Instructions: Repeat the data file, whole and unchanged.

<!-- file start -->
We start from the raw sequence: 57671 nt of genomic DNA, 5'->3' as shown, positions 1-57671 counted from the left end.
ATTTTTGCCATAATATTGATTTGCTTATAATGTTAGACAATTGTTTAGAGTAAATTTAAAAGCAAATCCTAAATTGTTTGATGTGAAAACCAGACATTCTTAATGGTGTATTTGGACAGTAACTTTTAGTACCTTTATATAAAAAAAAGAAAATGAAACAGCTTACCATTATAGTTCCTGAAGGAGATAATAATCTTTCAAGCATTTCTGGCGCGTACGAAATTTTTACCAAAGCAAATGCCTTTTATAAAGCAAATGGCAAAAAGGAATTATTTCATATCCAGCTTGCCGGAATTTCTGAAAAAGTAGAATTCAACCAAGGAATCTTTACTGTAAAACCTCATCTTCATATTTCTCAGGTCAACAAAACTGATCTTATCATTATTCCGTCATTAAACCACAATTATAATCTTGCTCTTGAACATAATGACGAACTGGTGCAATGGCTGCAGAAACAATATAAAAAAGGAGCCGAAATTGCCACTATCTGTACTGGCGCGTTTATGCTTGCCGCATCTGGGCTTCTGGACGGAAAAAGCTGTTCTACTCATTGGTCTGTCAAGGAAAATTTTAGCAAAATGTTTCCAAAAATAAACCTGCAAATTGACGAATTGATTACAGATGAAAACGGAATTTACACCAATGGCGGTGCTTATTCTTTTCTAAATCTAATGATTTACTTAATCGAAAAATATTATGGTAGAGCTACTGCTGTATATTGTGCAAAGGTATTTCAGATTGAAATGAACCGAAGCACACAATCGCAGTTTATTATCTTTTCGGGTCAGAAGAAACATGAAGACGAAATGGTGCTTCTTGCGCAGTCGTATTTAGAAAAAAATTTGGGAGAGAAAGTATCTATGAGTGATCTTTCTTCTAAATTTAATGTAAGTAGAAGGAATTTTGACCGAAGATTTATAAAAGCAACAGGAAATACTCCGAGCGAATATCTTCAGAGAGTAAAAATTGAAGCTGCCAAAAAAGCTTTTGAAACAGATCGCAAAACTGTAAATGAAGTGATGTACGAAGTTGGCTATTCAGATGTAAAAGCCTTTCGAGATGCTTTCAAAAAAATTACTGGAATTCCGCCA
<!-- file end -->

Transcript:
We start from the raw sequence: 57671 nt of genomic DNA, 5'->3' as shown, positions 1-57671 counted from the left end.
ATTTTTGCCATAATATTGATTTGCTTATAATGTTAGACAATTGTTTAGAGTAAATTTAAAAGCAAATCCTAAATTGTTTGATGTGAAAACCAGACATTCTTAATGGTGTATTTGGACAGTAACTTTTAGTACCTTTATATAAAAAAAAGAAAATGAAACAGCTTACCATTATAGTTCCTGAAGGAGATAATAATCTTTCAAGCATTTCTGGCGCGTACGAAATTTTTACCAAAGCAAATGCCTTTTATAAAGCAAATGGCAAAAAGGAATTATTTCATATCCAGCTTGCCGGAATTTCTGAAAAAGTAGAATTCAACCAAGGAATCTTTACTGTAAAACCTCATCTTCATATTTCTCAGGTCAACAAAACTGATCTTATCATTATTCCGTCATTAAACCACAATTATAATCTTGCTCTTGAACATAATGACGAACTGGTGCAATGGCTGCAGAAACAATATAAAAAAGGAGCCGAAATTGCCACTATCTGTACTGGCGCGTTTATGCTTGCCGCATCTGGGCTTCTGGACGGAAAAAGCTGTTCTACTCATTGGTCTGTCAAGGAAAATTTTAGCAAAATGTTTCCAAAAATAAACCTGCAAATTGACGAATTGATTACAGATGAAAACGGAATTTACACCAATGGCGGTGCTTATTCTTTTCTAAATCTAATGATTTACTTAATCGAAAAATATTATGGTAGAGCTACTGCTGTATATTGTGCAAAGGTATTTCAGATTGAAATGAACCGAAGCACACAATCGCAGTTTATTATCTTTTCGGGTCAGAAGAAACATGAAGACGAAATGGTGCTTCTTGCGCAGTCGTATTTAGAAAAAAATTTGGGAGAGAAAGTATCTATGAGTGATCTTTCTTCTAAATTTAATGTAAGTAGAAGGAATTTTGACCGAAGATTTATAAAAGCAACAGGAAATACTCCGAGCGAATATCTTCAGAGAGTAAAAATTGAAGCTGCCAAAAAAGCTTTTGAAACAGATCGCAAAACTGTAAATGAAGTGATGTACGAAGTTGGCTATTCAGATGTAAAAGCCTTTCGAGATGCTTTCAAAAAAATTACTGGAATTCCGCCA